Holocaust Memorial Day, Yom Hashoah. I didn’t intend to pay attention to it, I didn’t even really want to think about it, but I was suddenly, as it were, overpowered by recognition, anger and great concern. I am often accused of paying too much attention to the war and to anti-Semitism. Catherine Keyl has recently written a book entitled “War Father”. Her father, a Jewish resistance fighter, had and at the same time had not survived Sacksenhausen.
And then, at the end of his life, when his leg needs to be amputated and Catherine asks a psychiatrist to tell her father that his leg is going to be taken off, the young psychiatrist shows no empathy whatsoever in the world of a man who is in hell. Who had to carry the concentration camps with him all his life and now, demented, thinks that ‘they will still get him’ because his leg has to be taken off and he will therefore not be able to flee. And at the same time, I get a wonderful email from Holocaust survivor Nechamah Mayer after reading my diary. I quote her:
“Dear Binyomin. I read your diary in one go during the Passover season. I noticed that in the last chapters you talked more and more about anti-Semitism. As if it keeps getting worse. Or did you simply get more courage to point out to the reader how bad it has become? I thought the black pages with quotes were a nice layout. I am going to pass on the book, because it must be widely read. Wishing you many readers. Nechamah.”
By her encouraging words and having seen a video about the position of the HH doctors in Nazi Germany, I feel obliged to completely ignore the criticism of a younger colleague. He is of the opinion that I should not talk about anti-Semitism. He probably does not realize that much too much was kept silent before the war. It would be okay, the Allies were coming, a bit of work in the East… But it didn’t work out!
Fifty percent of the doctors in Germany cooperated in the destruction. Psychiatrists judged who could and could not live and convinced the large crowd that the Final Solution was ethically wholly justified! Germans, non-Jews, with a physical defect and a psychiatric disorder were eliminated for causing damage to the beautiful Aryan race and an economic burden. Last night I was on a zoom run by a pastor in Dokkum.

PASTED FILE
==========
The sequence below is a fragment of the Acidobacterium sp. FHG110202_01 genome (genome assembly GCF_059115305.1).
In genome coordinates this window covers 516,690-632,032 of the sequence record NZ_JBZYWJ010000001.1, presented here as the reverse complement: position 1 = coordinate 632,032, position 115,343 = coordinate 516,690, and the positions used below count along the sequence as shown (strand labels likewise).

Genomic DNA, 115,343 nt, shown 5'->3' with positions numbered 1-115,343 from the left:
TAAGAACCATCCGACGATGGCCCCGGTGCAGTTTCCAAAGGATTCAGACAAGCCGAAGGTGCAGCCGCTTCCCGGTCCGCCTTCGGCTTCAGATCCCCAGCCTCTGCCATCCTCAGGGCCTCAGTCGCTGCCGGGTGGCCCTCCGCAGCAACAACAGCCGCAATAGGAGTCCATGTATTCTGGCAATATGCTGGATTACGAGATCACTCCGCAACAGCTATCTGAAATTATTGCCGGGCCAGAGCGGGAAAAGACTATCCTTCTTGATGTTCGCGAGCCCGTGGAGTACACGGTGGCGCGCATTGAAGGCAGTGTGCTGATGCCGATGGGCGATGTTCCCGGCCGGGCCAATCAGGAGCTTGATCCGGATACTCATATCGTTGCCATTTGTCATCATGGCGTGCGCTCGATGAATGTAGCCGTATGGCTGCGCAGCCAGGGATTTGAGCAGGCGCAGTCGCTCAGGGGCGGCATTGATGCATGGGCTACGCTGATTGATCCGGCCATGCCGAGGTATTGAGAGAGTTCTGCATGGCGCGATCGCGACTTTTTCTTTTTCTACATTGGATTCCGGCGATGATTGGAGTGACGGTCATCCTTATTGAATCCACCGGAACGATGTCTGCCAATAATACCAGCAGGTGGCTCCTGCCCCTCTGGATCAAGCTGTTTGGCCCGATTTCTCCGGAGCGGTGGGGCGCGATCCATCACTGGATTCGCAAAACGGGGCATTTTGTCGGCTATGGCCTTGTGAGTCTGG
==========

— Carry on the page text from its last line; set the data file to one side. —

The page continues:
I was interviewed for ten minutes. I was not informed about what, but the subject became anti-Semitism and Yom Hashoah. I was asked at the end of the interview whether I had a message for all participants. My message became a request. An urgent request: I ask all participants to become my ambassadors and to announce to everyone they see or speak what happened then.
In fact, I don’t see any evidence that anti-Semitism has been eradicated. Light shines at the end of the corona tunnel. But the virus called anti-Semitism has an endless tunnel. Is there no light then? Yes, the coming of the Moshiach. We long for that, we have been eagerly looking forward to it for centuries. But in the meantime we need to realize the current reality. Beppie Caneel lived not far from us. Beppie had survived the Auschwitz experiment barracks. She was always cheerful. Couldn’t have any more children, of course, but she really survived with her sister. My wife took her to the hospital for some examinations. She had to roll up her sleeve. The doctor then asked her in surprise what those numbers were on her arm. Thank God Beppie was hard of hearing… A doctor who I assume not only studied medicine but also had general training. “What are those numbers on your arm?”
And that younger colleague of mine complains that I should especially not talk about the war and anti-Semitism. No, above all we must remain silent about the then, about the now and of course about tomorrow. I receive a video, you have to click it because “Am Yisrael Chai – the Jewish People are alive!” in spite of everything, but alertness is required. https://www.youtube.com/watch?v=OOWCgKVQE5M
Yes, today I also taught Jewish (zoom) to a regular weekly group. And yes, I also placed my signature on a rabbinical statement. And yes, I held a pastoral conversation and listened to someone for almost two hours about his difficult engagement with the topic. But Holocaust Memorial Day – Yom Hashoah reigns. I thought of all those family members of mine that I have not known at all and of which I know nothing because my parents wanted to spare me grief. I look at those two silver cups in our glass case. It has the names: Bernhard and Siegmund engraved on them. They were my father’s cousins.
Only those two cups are left of themselves, their wives. their children … And anti-Semitism is on the rise again.